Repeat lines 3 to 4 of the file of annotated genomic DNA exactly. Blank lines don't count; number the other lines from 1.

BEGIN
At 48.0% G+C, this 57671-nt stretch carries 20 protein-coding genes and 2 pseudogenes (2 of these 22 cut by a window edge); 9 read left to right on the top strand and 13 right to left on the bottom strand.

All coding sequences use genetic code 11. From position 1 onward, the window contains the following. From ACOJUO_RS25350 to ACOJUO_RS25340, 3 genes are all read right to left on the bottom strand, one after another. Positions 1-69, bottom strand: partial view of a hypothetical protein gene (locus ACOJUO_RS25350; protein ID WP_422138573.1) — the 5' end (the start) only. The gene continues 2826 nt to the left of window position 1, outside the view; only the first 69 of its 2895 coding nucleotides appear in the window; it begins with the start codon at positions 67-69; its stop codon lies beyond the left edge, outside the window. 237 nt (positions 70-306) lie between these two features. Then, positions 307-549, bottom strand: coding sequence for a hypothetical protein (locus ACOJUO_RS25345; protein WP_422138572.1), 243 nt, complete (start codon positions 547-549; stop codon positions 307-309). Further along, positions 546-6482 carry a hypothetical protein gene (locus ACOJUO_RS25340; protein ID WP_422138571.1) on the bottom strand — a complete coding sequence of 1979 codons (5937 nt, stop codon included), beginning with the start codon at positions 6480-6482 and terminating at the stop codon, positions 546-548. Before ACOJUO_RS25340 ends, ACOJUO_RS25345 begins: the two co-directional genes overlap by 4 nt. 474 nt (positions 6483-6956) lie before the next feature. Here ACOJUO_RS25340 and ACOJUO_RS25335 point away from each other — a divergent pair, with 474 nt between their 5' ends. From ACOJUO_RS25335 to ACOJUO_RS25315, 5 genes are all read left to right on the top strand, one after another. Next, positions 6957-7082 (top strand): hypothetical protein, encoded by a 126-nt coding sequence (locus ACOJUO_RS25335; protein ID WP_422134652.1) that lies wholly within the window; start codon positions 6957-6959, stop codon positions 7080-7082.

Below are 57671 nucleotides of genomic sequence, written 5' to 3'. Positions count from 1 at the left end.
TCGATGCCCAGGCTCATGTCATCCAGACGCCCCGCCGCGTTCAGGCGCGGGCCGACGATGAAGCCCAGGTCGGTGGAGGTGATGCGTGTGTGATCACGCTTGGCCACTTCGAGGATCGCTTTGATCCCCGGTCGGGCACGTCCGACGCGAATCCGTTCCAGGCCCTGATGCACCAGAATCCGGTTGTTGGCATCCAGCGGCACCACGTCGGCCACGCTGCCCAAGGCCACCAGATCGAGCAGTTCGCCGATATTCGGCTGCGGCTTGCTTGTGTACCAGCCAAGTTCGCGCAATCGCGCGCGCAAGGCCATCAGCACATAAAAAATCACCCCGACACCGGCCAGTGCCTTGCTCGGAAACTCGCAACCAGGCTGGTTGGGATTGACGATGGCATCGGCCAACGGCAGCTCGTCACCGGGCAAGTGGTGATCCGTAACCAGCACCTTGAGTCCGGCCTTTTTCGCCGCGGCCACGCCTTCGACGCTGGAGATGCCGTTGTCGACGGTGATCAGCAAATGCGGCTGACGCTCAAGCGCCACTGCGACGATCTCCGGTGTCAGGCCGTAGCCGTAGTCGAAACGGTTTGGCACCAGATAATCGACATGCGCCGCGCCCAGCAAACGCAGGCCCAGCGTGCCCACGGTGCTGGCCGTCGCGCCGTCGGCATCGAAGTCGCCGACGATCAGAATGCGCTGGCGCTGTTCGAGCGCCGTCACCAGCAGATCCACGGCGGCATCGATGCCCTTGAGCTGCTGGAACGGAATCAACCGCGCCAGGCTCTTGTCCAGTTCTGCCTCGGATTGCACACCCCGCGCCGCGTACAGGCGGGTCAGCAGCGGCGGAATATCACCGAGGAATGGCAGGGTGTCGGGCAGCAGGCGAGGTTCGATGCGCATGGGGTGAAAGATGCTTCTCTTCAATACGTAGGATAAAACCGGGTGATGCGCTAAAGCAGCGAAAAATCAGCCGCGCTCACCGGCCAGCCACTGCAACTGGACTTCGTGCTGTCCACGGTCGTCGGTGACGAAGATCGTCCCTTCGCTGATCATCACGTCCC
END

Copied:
Below are 57671 nucleotides of genomic sequence, written 5' to 3'. Positions count from 1 at the left end.
TCGATGCCCAGGCTCATGTCATCCAGACGCCCCGCCGCGTTCAGGCGCGGGCCGACGATGAAGCCCAGGTCGGTGGAGGTGATGCGTGTGTGATCACGCTTGGCCACTTCGAGGATCGCTTTGATCCCCGGTCGGGCACGTCCGACGCGAATCCGTTCCAGGCCCTGATGCACCAGAATCCGGTTGTTGGCATCCAGCGGCACCACGTCGGCCACGCTGCCCAAGGCCACCAGATCGAGCAGTTCGCCGATATTCGGCTGCGGCTTGCTTGTGTACCAGCCAAGTTCGCGCAATCGCGCGCGCAAGGCCATCAGCACATAAAAAATCACCCCGACACCGGCCAGTGCCTTGCTCGGAAACTCGCAACCAGGCTGGTTGGGATTGACGATGGCATCGGCCAACGGCAGCTCGTCACCGGGCAAGTGGTGATCCGTAACCAGCACCTTGAGTCCGGCCTTTTTCGCCGCGGCCACGCCTTCGACGCTGGAGATGCCGTTGTCGACGGTGATCAGCAAATGCGGCTGACGCTCAAGCGCCACTGCGACGATCTCCGGTGTCAGGCCGTAGCCGTAGTCGAAACGGTTTGGCACCAGATAATCGACATGCGCCGCGCCCAGCAAACGCAGGCCCAGCGTGCCCACGGTGCTGGCCGTCGCGCCGTCGGCATCGAAGTCGCCGACGATCAGAATGCGCTGGCGCTGTTCGAGCGCCGTCACCAGCAGATCCACGGCGGCATCGATGCCCTTGAGCTGCTGGAACGGAATCAACCGCGCCAGGCTCTTGTCCAGTTCTGCCTCGGATTGCACACCCCGCGCCGCGTACAGGCGGGTCAGCAGCGGCGGAATATCACCGAGGAATGGCAGGGTGTCGGGCAGCAGGCGAGGTTCGATGCGCATGGGGTGAAAGATGCTTCTCTTCAATACGTAGGATAAAACCGGGTGATGCGCTAAAGCAGCGAAAAATCAGCCGCGCTCACCGGCCAGCCACTGCAACTGGACTTCGTGCTGTCCACGGTCGTCGGTGACGAAGATCGTCCCTTCGCTGATCATCACGTCCC